The bed we have ordered is below:
Now, I have posted pictures of a few different bedding sets that I have looked at.  Our bedroom floor is a Brazilian redwood and the walls are a light tan or khaki, "dusty trail."  The master bath is a combination of dark brown and tan, with red accents.  I would assume that the bedroom and bathroom should at least be similar in color rather than completely clashing.  I like brown, but I don't want the entire room to be brown with brown floors, brown bed, brown comforter, etc.  As for my husband, he said he would sleep on anything I pick out, even hot long as I am with him.  (And by the way, the company names in parentheses are for my reference so that I can go back to that page and find it again)

Solid red duvet cover with down comforter and alternate color sheets such as white, tan or dark brown (Amazon)

Madison Park (Overstocks/JCPenney/Amazon)

Window Pane (Overstocks)

Red Cocoa Flower (Overstocks/Amazon)

So, if you're inclined to leave your opinion, please do! 

And, once we figure out the bedding, then it will be time to look for a rug!

Tuesday, August 9, 2011

Placenta Previa....the story.

So, it's been over a month since I last posted, and a lot has happened during that time.  For those of you interested in all the details, here they are....  

Saturday, July 16th, started out like most Saturdays for us.  It was right at the halfway point of my husband's deployment.  The weather forecast predicted rain for most of Saturday, so I scrubbed the kids' request to go swimming and decided that it would be a good day to get some much needed housework done.  Friday night I actually made a plan to begin in the laundry room and work my way through the house, room by room, with specific tasks to be accomplished.  The goal was to have the kids work alongside me throughout the day, doing chores age-appropriate, while I tackled the bigger jobs.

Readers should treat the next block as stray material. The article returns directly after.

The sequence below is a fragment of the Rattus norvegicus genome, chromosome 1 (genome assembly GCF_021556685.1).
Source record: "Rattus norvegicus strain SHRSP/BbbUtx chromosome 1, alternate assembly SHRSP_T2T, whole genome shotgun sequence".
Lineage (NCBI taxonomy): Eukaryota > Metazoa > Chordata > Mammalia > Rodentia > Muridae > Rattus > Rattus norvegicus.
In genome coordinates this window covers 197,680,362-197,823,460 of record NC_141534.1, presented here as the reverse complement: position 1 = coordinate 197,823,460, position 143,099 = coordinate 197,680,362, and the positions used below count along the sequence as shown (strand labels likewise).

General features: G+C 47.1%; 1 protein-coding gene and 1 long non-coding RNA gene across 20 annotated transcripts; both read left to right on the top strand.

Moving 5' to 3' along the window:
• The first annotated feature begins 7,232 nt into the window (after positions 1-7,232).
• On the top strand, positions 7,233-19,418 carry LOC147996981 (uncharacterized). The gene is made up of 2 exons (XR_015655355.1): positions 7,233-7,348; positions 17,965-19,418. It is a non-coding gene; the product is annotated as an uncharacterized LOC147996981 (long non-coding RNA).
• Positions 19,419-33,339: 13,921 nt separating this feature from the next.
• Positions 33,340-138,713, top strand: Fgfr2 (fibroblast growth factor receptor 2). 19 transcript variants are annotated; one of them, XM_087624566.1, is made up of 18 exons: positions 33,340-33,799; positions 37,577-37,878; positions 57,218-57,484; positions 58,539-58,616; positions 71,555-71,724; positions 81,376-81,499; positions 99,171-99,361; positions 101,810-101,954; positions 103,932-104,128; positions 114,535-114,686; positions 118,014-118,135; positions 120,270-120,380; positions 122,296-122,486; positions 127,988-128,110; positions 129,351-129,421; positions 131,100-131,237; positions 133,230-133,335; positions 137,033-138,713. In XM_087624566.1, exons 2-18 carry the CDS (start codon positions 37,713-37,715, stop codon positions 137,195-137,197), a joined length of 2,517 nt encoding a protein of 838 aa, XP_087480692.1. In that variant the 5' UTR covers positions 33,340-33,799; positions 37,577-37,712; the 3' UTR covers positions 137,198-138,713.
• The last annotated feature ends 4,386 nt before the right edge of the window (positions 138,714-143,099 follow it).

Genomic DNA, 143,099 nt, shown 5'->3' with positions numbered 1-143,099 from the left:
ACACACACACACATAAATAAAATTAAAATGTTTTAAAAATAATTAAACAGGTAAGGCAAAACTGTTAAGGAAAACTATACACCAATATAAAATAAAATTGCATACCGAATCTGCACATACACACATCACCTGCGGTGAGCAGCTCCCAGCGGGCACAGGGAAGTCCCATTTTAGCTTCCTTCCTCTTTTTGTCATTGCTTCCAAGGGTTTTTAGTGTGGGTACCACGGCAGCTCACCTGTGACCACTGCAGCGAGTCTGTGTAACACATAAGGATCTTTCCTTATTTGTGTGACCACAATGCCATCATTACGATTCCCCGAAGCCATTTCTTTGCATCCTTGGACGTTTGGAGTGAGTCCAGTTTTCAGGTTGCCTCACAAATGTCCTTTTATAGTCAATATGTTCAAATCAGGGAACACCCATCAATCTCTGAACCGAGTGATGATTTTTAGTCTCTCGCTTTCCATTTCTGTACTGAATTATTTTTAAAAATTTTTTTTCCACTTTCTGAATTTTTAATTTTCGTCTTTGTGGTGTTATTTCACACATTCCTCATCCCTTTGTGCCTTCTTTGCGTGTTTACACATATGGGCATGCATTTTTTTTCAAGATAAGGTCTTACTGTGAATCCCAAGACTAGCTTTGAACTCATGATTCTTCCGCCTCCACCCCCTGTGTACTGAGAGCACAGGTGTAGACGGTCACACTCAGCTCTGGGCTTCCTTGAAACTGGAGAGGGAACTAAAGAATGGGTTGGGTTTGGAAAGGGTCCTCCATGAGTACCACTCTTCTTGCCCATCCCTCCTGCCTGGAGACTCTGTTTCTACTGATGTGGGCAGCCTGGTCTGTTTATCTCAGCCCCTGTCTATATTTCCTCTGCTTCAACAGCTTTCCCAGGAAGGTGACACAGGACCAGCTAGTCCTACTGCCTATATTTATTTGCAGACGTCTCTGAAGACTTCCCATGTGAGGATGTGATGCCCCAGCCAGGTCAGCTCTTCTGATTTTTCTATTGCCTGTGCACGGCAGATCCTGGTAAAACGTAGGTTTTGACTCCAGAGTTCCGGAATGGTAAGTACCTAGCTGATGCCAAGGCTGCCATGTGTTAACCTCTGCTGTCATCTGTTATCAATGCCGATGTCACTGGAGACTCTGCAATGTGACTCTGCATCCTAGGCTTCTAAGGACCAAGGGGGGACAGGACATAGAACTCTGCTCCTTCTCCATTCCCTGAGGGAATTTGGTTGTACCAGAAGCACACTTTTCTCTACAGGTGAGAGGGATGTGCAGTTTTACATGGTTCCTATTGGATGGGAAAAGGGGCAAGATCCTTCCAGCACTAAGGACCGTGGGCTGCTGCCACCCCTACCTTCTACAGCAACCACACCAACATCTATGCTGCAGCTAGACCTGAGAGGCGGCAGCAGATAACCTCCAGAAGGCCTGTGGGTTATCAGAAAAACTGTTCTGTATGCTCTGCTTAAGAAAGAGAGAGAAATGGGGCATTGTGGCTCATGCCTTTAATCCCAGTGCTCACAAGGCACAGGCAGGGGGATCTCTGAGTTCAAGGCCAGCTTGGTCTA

We started Saturday morning as planned and worked in the laundry room for 45 minutes....folding and putting away clothes, washing the window, clearing off the countertop, hanging up clothes, vacuuming, etc.  Although we worked for 45 minutes, nothing was very strenuous.  I made several trips up the stairs to hang up clothes and put away odds and ends and then helped the kids finish folding clothes before our 45 minutes was up.  By the way, we never made it to the baseboards or cleaning the sink, as planned.  Around 9am, during our break, I went to use the bathroom (a pretty common occurrence these days) and our plans for the day drastically changed.

I was 28 weeks pregnant and had known since 20 weeks that there was the possibility that I had a placenta previa, meaning that the placenta is low-lying and possibly covering the cervix.  I had been advised to watch for and notify my doctor immediately if I noticed any bleeding, and a repeat ultrasound at 32 weeks would help to confirm or deny the diagnosis.  Well, that morning in the bathroom, there was some light bleeding.  I immediately called the on call nurse and she instructed me to take it easy the rest of the weekend, not do any heavy lifting, and to go straight to labor & delivery if the bleeding got any worse or it was accompanied by severe pain.  I went and lay down on the couch, but I was a little paranoid about deciding at what point the bleeding would warrant a trip to the hospital.  About two hours later the bleeding was heavier, although not severe, but I decided just to be safe to head to the hospital.  I expected to be checked out, put on the monitor for a few hours, and if the bleeding did not get any heavier to be sent home later that night.  I really just wanted the reassurance that Cooper was ok.